The Service works with diverse partners who share interests in collaborative conservation through an effort called Species At Risk. The number of partners continues to grow, and includes state wildlife agencies; other federal agencies such as the Department of Defense and USDA-Natural Resources Conservation Service; utilities and energy companies like Georgia Power and Southern Company; timber management companies and organizations such as the National Alliance of Forest Owners and the American Forest Foundation; nongovernmental organizations like the National Wildlife Federation; private landowners, tribes, and others.

We are prioritizing wildlife in need of conservation, promoting voluntary conservation, expanding partnerships with stakeholders, and improving data collection and sharing.

A sample of our partners is listed below, contact us if you would like to join the effort

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Jimmy Bullock

Sr. Vice President, Forest Sustainability; Resource Management Service, LLC
Member, National Alliance of Forest Owners

Actively managed working forests provide conservation benefits for at-risk wildlife, especially those needing young forest, open canopy or riparian and aquatic habitats. National Alliance of Forest Owners (NAFO) members manage more than 45 million acres of working forests and are proud partners with the USFWS, state wildlife agencies, and other stakeholders on conservation of wildlife in the eastern United States, including the Canada lynx, gopher tortoise, wood turtle, Carolina gopher frog, and a wide variety of aquatic species. This collaborative effort helps conserve at risk and listed species while keeping working forests working. My company, Resource Management Service LLC believes this collaborative approach is the conservation path of the future.

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Mark Berry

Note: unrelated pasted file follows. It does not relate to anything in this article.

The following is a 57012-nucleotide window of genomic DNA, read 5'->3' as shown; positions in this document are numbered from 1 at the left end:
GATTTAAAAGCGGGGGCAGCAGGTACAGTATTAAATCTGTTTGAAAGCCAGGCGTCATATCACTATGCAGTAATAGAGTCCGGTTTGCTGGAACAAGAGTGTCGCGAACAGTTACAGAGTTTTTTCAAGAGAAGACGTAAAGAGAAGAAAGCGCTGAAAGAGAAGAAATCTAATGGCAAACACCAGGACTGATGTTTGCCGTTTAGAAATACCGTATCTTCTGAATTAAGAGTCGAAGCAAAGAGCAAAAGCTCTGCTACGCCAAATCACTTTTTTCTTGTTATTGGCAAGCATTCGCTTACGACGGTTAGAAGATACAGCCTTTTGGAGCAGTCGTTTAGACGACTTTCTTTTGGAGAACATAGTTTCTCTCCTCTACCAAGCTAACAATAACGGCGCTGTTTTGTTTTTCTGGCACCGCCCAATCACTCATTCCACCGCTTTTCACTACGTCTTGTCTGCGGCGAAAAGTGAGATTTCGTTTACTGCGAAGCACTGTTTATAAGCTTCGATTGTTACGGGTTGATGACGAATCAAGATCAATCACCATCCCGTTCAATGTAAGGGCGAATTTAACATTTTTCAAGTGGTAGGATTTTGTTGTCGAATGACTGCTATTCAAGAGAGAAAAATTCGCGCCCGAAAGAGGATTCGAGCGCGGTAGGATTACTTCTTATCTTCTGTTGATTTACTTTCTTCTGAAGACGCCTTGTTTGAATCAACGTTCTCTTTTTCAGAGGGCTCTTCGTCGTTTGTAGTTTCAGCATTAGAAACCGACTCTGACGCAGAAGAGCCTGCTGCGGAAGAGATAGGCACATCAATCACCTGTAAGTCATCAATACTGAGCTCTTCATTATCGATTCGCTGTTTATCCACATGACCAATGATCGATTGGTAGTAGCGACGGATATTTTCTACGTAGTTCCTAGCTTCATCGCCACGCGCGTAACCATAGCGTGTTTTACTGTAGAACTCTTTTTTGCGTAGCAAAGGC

Vice President of Environmental Affairs, Georgia Power Co.

At Georgia Power, we are looking forward to strengthening our partnership with US Fish and Wildlife Service and with Georgia Department of Natural Resources.

Our actions are just one part of a broader effort to learn more about these species and design approaches based on sound scientific principles to benefit their recovery. Our efforts today go beyond those of just signing an agreement. We hope that others in industry and in the community will join us in our efforts surrounding proactive conservation.

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Scot J. Williamson

Vice President, Wildlife Management Institute

Cooperative conservation started decades ago in the Northeast, spurred by waterfowl banding across the Atlantic Flyway. The states have continued this approach, mostly recently pooling some of their state wildlife grant funds to support regional needs. Administered by FWS and Wildlife Management Institute, the regional conservation needs project prioritizes research and management efforts for at-risk Species of Greatest Conservation Need, especially those that are most effectively achieved on a regional basis. This will improve how we manage wildlife resources across state lines, ownership and agencies.

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George "Chuckie" Green

Assistant natural resources director for the Mashpee Wampanoag Tribe, partner in New England cottontail initiative

Maintaining the environment is a part of my history, my culture, my life. To us, all creatures are our brothers and sisters. ... What we did, and what our partners are doing, achieves something people said can’t be done. But we’re doing it.

A man standing in a longleaf pine forest

Salem Saloom

Retired surgeon, Alabama tree farmer

Having longleaf pines helps everything here -- tortoises, turkeys, snakes. They provide a great habitat. They're really pretty, too.

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Susan Gibson

Environmental coordinator for the U.S. Department of Defense in the Southern Region

The military takes conservation seriously here in the Southeast. Our training and operations depend upon it. We must train as we fight. We want threatened and endangered species to thrive on and off military installations on public as well as private lands.